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Crowdsourced cookery site Food52 fuses content with e‑commerce with the launch of Provisions store

New York-based start­up Food52, the crowd­sourced cook­ery web­site co-found­ed by food writer Mer­ril Stubbs and erst­while New York Times food edi­tor Aman­da Hess­er, moved into the e‑commerce space this month with the launch of its new online shop, “Pro­vi­sions.” Mar­ry­ing an online shop to web con­tent is a rel­a­tive­ly new devel­op­ment in the e‑commerce world, as many job­bing e‑commerce man­agers can tes­ti­fy; and when that web con­tent cen­ters on deli­cious food, Hess­er and Stubbs can bank on stom­ach juices guid­ing their cus­tomers’ click­ing fingers.

Why food­ie e‑commerce man­agers will love Provisions

The Pro­vi­sions store is clev­er­ly inte­grat­ed with the Food52 web­site. As Hess­er explains, “If you want­ed to make a cock­tail, you might need a cock­tail shak­er, you might need a how-to on what kind of ice you need, how to crush it, or how to make a sug­ar syrup for your cock­tail. You also may need glass tum­blers to serve your cock­tail in.”

That’s the kind of advice that Pro­vi­sions deliv­ers in the form of links and images right under the rel­e­vant item on Food52. The prod­ucts avail­able from Pro­vi­sions also link back to rel­e­vant arti­cles and recipes on Food52 and, even­tu­al­ly, the advice, recipes and Pro­vi­sions prod­ucts will be inte­grat­ed across the entire Food52 site.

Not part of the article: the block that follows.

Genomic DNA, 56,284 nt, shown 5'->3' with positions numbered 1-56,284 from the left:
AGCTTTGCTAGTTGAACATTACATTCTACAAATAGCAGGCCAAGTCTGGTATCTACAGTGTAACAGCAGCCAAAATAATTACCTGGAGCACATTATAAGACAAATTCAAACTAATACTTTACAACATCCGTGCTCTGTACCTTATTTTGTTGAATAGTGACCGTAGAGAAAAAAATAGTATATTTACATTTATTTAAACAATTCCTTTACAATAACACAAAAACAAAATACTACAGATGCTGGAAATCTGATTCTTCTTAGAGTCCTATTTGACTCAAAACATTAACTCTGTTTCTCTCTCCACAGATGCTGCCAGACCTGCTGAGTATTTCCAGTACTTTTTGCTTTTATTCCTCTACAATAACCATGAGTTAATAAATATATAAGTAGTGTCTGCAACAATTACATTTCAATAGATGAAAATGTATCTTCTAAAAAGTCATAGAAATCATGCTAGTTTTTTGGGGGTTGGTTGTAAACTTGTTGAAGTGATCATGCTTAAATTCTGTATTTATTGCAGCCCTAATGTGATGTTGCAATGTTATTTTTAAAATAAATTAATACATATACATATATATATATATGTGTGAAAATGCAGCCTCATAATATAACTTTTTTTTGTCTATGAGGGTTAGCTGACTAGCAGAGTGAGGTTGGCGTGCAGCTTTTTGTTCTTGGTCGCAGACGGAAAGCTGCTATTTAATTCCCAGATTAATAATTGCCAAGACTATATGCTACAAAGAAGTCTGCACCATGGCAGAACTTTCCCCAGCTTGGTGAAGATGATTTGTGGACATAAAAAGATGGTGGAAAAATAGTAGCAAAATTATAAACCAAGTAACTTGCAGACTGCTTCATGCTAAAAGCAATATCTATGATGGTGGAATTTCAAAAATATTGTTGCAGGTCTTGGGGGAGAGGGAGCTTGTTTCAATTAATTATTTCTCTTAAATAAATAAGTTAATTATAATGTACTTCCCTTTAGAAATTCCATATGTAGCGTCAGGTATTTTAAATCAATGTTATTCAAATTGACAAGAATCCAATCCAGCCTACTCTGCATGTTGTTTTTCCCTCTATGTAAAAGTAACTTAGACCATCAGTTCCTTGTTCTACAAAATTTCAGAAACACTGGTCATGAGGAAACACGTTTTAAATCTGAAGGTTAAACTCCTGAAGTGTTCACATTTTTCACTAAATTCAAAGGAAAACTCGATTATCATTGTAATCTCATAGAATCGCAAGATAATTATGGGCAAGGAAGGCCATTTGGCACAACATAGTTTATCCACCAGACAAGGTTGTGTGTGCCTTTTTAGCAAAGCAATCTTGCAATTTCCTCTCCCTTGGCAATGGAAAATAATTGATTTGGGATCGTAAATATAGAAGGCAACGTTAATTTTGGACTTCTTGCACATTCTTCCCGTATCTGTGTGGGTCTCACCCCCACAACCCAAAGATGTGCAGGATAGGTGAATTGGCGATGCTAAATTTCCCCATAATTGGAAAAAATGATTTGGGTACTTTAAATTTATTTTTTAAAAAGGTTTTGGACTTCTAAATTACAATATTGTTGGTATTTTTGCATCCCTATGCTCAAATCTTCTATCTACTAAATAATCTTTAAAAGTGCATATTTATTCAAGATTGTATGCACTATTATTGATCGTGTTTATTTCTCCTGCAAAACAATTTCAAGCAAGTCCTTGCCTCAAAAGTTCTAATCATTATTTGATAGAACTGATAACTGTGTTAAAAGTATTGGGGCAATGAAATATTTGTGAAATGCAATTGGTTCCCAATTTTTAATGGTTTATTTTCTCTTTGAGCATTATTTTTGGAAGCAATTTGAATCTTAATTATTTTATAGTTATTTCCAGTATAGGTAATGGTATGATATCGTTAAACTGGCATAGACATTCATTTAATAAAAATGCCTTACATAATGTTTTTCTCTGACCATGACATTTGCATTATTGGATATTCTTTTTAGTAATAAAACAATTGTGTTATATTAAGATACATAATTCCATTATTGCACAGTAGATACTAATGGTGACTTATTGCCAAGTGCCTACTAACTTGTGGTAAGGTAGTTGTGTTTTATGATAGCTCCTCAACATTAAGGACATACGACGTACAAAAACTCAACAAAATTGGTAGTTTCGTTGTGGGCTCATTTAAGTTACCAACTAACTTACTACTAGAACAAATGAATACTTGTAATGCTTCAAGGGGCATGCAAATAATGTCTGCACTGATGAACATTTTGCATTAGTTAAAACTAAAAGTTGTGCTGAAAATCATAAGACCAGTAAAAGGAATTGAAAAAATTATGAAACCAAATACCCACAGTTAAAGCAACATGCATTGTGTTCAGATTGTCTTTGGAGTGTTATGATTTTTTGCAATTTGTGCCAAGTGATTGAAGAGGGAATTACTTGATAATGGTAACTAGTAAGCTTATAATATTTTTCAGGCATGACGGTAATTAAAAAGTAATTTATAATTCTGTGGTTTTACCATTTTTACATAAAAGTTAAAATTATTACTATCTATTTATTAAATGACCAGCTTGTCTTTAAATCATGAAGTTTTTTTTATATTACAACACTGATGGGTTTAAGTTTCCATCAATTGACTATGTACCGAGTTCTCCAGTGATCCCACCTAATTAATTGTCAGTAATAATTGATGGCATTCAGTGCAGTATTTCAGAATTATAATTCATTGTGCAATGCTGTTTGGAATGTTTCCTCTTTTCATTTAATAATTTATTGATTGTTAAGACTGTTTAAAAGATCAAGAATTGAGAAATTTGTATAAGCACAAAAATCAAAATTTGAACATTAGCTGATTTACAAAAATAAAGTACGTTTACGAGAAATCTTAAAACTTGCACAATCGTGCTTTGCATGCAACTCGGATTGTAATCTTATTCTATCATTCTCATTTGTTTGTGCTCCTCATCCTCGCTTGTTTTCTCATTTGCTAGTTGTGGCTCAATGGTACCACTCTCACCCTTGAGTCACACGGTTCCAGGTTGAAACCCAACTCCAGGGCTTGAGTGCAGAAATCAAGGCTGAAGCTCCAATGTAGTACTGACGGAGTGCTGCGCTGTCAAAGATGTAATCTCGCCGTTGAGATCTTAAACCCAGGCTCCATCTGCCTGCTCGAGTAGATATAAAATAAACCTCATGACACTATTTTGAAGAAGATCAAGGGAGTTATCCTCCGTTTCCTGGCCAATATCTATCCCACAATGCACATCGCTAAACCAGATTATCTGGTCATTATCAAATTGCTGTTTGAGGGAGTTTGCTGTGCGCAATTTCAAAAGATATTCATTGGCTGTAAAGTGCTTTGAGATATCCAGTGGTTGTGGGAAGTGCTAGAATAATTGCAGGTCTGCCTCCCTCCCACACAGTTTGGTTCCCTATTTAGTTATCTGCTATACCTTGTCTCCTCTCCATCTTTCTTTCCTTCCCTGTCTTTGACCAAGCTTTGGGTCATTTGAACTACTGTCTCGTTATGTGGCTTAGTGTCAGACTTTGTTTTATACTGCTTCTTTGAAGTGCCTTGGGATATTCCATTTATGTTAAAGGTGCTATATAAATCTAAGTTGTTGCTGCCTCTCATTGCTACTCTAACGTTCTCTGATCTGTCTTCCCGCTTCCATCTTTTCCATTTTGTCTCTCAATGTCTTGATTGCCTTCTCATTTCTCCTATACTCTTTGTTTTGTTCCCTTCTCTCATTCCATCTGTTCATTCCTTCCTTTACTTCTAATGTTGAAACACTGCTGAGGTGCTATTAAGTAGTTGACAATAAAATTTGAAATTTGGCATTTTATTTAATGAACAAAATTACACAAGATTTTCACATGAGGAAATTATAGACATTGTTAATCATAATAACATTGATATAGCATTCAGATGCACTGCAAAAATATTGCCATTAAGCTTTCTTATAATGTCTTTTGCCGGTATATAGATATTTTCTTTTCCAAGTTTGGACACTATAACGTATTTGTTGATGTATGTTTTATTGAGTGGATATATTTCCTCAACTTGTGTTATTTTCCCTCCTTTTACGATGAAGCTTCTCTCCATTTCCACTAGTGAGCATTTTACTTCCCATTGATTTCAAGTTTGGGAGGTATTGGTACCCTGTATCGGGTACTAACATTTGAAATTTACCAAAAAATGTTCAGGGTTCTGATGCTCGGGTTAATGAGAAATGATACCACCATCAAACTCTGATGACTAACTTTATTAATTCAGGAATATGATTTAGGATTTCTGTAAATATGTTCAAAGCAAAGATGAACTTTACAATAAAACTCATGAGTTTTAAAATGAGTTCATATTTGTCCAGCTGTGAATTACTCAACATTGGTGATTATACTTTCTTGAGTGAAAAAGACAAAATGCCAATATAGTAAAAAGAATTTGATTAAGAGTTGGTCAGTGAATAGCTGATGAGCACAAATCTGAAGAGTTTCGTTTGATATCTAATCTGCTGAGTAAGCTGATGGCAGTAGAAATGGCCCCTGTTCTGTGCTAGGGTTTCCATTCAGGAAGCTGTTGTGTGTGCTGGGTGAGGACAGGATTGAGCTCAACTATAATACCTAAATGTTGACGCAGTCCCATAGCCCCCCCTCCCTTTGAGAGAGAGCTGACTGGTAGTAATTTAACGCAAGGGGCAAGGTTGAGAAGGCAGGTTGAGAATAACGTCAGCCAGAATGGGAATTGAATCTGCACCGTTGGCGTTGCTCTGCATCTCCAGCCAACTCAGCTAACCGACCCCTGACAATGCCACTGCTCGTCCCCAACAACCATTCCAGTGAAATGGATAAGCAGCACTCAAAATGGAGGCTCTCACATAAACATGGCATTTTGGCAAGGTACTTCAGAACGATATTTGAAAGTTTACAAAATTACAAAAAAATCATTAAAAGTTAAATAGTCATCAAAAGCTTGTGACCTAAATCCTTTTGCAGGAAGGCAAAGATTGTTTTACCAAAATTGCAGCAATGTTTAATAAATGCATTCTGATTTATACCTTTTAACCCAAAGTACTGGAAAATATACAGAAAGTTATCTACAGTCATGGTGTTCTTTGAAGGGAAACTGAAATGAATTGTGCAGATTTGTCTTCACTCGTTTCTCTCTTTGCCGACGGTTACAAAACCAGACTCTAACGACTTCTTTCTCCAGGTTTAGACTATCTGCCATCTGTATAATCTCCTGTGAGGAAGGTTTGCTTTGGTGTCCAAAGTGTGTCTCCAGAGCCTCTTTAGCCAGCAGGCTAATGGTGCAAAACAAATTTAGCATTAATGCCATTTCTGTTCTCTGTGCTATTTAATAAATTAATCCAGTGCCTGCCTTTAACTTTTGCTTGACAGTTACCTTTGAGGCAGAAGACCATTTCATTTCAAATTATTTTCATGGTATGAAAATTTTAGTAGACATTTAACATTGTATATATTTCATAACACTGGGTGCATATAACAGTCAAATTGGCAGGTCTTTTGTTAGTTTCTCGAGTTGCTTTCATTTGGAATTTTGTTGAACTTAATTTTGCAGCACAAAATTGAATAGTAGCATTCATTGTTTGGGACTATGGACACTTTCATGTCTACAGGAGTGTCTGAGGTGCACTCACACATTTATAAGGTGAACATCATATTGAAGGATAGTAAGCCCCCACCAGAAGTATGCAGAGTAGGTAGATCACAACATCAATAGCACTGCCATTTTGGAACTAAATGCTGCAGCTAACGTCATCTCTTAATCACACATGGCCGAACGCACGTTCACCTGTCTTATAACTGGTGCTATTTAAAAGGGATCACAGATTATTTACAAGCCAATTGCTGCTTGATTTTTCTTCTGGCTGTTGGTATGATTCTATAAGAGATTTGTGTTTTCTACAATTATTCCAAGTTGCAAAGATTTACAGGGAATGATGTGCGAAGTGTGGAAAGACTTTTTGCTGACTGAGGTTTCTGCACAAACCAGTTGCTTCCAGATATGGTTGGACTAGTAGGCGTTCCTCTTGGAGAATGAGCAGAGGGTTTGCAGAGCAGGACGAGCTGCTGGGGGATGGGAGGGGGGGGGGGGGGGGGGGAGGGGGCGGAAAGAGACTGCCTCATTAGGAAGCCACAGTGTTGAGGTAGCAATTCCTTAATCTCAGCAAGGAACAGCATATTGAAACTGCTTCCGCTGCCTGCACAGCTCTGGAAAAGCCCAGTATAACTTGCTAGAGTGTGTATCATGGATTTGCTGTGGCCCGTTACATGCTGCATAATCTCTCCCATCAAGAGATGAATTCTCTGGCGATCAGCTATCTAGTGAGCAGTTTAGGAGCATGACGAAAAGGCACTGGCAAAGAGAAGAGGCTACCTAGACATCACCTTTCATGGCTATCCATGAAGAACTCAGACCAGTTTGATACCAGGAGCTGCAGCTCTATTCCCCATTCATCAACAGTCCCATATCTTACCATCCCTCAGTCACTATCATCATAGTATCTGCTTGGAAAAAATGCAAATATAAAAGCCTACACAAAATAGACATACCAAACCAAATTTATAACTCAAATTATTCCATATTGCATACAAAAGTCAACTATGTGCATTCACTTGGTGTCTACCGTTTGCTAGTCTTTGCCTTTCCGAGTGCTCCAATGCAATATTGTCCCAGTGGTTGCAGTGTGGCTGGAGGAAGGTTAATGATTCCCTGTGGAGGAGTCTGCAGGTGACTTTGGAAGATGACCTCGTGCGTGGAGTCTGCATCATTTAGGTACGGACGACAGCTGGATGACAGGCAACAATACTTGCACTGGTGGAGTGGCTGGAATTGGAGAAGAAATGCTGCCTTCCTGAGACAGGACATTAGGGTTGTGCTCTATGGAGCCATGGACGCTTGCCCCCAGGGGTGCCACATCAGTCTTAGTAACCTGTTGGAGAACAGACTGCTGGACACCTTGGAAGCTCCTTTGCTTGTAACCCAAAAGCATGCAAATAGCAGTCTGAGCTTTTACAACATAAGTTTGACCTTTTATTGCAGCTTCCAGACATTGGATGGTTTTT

A short his­to­ry of success

Food52 was born in New York in 2009 with the express aim of cre­at­ing a new com­mu­ni­ty for food­ies – peo­ple who are pas­sion­ate­ly inter­est­ed in mak­ing culi­nary delights but who aren’t nec­es­sar­i­ly pro­fes­sion­als. Brave­ly tak­ing on estab­lished giants in the food recipe space like, its can­ny fusion of crowd­sourc­ing and cura­tion helped it gain the trac­tion that oth­er new con­tenders in the space had failed to devel­op, giv­ing them all a new home in the process.

Hess­er says that she and co-founder Meris­sa Stubbs soon found that the site’s strong edi­to­r­i­al voice, dis­tinc­tive tone and visu­al impact was the key to mak­ing crowd­sourc­ing “effec­tive and scal­able.” Aspir­ing e‑commerce man­agers can hard­ly fail to be impressed by its suc­cess: ear­ly fund­ing came on the back of a book deal with Harp­er Collins, fol­lowed in 2010 by a $750,000 seed round. Then in ear­ly 2013, with plans to move into e‑commerce already clear­ly in site, Food52 bagged a tidy $2.75 mil­lion in Series A, much of which has gone into fund­ing the e‑commerce venture.

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